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Federal Circuit Holds One Sale Satisfies “Use In Commerce” Rule

The United States Court of Appeals, Federal Circuit issued a ruling on November 14, 2016 that encouraged small business owners all over the country. This was a David and Goliath battle that started in 2009. The Christian Faith Fellowship Church (the “Church” or “Appellant”) takes on Goliath, Adidas AG, the apparel giant (“Adidas” or the “Appellee”). The Church started selling apparel and caps with the mark ADD A ZERO in January 2005 as a campaign to encourage fundraising for the church by increasing the contribution of the donor by adding one zero. In February 2005, the Church made one sale of two caps to an out-of-state resident bearing the mark ADD A ZERO. One month later, the Appellant filed for federal trademark registration with the United States Patent & Trademark Office (“USPTO”). Approximately four years later, Adidas filed a trademark application for the mark ADIZERO for clothing.

The USPTO refused Adidas’ application based on likelihood of confusion grounds citing the Church’s mark ADD A ZERO as a conflict. Adidas filed a petition to cancel with the Trademark Trial and Appeal Board (the “Board”) based on various grounds, one of which was failure to use the mark in commerce prior to filing the trademark application. The Board found in Adidas’ favor holding the one sale made by the Church was de minimus and thus not sufficient to satisfy the “use in commerce” requirement. The Church filed this appeal.

The Board further held that the sale for $38.34 did not effect interstate commerce. The Federal Circuit reversed the Board’s decision, holding that it was in error for the Board to rely on a precedent that required a trademark applicant to engage in commercial activity beyond the Commerce Clause’s threshold. The Lanham Act defines commerce as all activity lawfully regulated by Congress. The Federal Circuit held that Congress did have power to regulate the out-of-state sale of the two caps made by the Church. For a basic understanding of use in commerce, see our webpage entitled, For The Purposes Of Trademark Law What Is Use In Commerce.

The sale was an intrastate sale made to an out-of-state resident. It is well settled precedent that Congress’ power under the Commerce Clause is broad. The Federal Circuit relied on Wickard v. Filburn, 317 U.S. 111 (1942), where the Supreme Court interpreted the Commerce Clause to give Congress the power to regulate activity that has a substantial effect on interstate commerce. This principle was broadened in subsequent cases. Cases following Wickard held that all that is needed to satisfy the commerce clause standard is proof that the activity falls within a category of conduct that in the aggregate has the “requisite” effect on commerce and not a substantial effect.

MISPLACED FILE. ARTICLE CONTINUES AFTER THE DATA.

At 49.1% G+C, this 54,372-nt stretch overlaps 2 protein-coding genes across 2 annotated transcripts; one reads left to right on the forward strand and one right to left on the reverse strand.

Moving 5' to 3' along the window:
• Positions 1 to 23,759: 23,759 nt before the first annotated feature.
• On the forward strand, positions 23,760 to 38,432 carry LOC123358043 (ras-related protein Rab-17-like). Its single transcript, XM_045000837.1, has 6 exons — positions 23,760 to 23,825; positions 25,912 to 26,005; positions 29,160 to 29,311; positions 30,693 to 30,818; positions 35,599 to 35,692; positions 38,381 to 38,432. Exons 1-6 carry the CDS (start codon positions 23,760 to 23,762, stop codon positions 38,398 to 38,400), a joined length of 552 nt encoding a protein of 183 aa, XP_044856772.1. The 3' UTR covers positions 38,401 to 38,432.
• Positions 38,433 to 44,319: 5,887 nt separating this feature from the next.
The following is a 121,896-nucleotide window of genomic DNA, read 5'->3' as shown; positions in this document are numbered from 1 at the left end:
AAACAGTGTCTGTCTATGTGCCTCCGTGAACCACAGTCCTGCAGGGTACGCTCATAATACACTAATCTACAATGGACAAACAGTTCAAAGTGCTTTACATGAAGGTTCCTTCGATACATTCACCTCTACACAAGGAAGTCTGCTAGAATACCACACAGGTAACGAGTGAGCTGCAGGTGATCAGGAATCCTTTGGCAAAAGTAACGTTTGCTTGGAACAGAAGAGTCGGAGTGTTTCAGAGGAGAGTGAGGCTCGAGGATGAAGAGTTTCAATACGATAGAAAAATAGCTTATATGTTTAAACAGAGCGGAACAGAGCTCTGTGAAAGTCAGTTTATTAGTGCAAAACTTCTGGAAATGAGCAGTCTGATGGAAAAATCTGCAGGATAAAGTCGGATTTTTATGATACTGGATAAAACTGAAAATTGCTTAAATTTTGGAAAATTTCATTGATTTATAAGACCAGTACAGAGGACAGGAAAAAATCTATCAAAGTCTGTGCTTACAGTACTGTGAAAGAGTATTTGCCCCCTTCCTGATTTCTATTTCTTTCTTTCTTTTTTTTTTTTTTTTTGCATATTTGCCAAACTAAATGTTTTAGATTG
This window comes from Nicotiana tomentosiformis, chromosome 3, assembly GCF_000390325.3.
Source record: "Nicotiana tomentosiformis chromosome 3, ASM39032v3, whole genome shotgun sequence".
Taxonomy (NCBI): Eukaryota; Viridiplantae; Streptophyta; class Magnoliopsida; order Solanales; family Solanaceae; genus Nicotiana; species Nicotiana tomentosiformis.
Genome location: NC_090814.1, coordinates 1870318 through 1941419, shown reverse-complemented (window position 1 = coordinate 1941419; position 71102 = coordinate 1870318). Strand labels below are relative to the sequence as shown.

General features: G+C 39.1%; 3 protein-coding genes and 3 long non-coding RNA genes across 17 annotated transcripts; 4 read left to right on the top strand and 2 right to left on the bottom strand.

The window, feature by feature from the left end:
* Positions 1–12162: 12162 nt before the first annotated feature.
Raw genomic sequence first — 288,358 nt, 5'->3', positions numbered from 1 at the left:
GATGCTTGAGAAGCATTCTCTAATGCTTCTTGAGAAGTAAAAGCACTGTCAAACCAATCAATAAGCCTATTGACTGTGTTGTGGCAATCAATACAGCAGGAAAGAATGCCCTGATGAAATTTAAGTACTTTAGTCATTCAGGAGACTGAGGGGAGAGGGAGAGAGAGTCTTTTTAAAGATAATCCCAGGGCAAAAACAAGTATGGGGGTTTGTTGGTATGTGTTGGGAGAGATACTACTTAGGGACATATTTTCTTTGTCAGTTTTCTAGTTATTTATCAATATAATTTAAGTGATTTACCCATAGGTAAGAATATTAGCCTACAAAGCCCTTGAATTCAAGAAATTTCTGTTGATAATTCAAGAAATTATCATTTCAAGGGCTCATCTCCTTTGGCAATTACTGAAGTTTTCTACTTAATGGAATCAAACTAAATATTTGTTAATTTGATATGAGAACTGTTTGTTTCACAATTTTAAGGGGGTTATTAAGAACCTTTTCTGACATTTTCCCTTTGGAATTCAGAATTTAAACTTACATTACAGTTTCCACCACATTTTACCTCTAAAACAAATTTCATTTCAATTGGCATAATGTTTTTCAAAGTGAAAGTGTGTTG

In the past, this Court has rejected the concept that an increased threshold level of interstate activity is required before a single location restaurant can file for federal trademark protection. The Board concluded with two important findings: (1) the Church did not have to present evidence that the sale of the two caps had a specific effect on interstate commerce; the sale alone was sufficient; and (2) the church did not have to prove that the hats were going to be traveling outside of the state or across state lines. In Larry Harmon Pictures Corp. v. Williams Rest. Corp., 929 F.2d 662, 664 (Fed. Cir. 1991), the Federal Circuit made it clear that Congress’ powers were broad when enforcing the Commerce Clause and that it does not make a difference if the effect on commerce is substantial or minimal.

In Harmon, the Court refused to adopt a de minimus test for the use in commerce requirement. The Federal Circuit held that the Board erred when relying on In re Cook, United, Inc., 188 USPQ 284 (TTAB 1975), and In re The Bagel Factory, Inc. 183 USPQ 553 (TTAB 1974), for the proposition that an intrastate sale of goods can never be a sale in commerce without there being something more, such as moving the goods across state lines. The Court reversed the Board’s cancellation of the Church’s mark because the Federal Circuit found use of the mark in commerce, but remanded the matter for consideration on the other grounds stated in the Petition to Cancel. If you have questions regarding trademark use in commerce, please contact our office for a courtesy consultation